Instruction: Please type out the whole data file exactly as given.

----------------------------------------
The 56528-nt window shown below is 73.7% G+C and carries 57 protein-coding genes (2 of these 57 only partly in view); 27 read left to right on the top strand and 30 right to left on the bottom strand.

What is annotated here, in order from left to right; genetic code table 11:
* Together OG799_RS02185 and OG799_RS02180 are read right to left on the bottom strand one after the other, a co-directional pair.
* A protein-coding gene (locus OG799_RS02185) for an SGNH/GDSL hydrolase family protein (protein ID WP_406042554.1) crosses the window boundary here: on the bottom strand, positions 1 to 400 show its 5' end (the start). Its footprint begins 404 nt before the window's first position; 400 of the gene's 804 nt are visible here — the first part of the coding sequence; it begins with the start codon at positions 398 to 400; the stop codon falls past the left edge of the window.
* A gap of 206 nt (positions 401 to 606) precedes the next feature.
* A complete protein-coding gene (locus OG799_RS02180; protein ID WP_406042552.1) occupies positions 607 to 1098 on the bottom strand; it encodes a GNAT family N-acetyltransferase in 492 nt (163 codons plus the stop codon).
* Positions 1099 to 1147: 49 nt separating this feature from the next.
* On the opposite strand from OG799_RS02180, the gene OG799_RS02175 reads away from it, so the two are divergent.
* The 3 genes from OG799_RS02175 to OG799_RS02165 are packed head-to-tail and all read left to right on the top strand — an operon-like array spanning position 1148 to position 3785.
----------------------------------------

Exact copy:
The 56528-nt window shown below is 73.7% G+C and carries 57 protein-coding genes (2 of these 57 only partly in view); 27 read left to right on the top strand and 30 right to left on the bottom strand.

What is annotated here, in order from left to right; genetic code table 11:
* Together OG799_RS02185 and OG799_RS02180 are read right to left on the bottom strand one after the other, a co-directional pair.
* A protein-coding gene (locus OG799_RS02185) for an SGNH/GDSL hydrolase family protein (protein ID WP_406042554.1) crosses the window boundary here: on the bottom strand, positions 1 to 400 show its 5' end (the start). Its footprint begins 404 nt before the window's first position; 400 of the gene's 804 nt are visible here — the first part of the coding sequence; it begins with the start codon at positions 398 to 400; the stop codon falls past the left edge of the window.
* A gap of 206 nt (positions 401 to 606) precedes the next feature.
* A complete protein-coding gene (locus OG799_RS02180; protein ID WP_406042552.1) occupies positions 607 to 1098 on the bottom strand; it encodes a GNAT family N-acetyltransferase in 492 nt (163 codons plus the stop codon).
* Positions 1099 to 1147: 49 nt separating this feature from the next.
* On the opposite strand from OG799_RS02180, the gene OG799_RS02175 reads away from it, so the two are divergent.
* The 3 genes from OG799_RS02175 to OG799_RS02165 are packed head-to-tail and all read left to right on the top strand — an operon-like array spanning position 1148 to position 3785.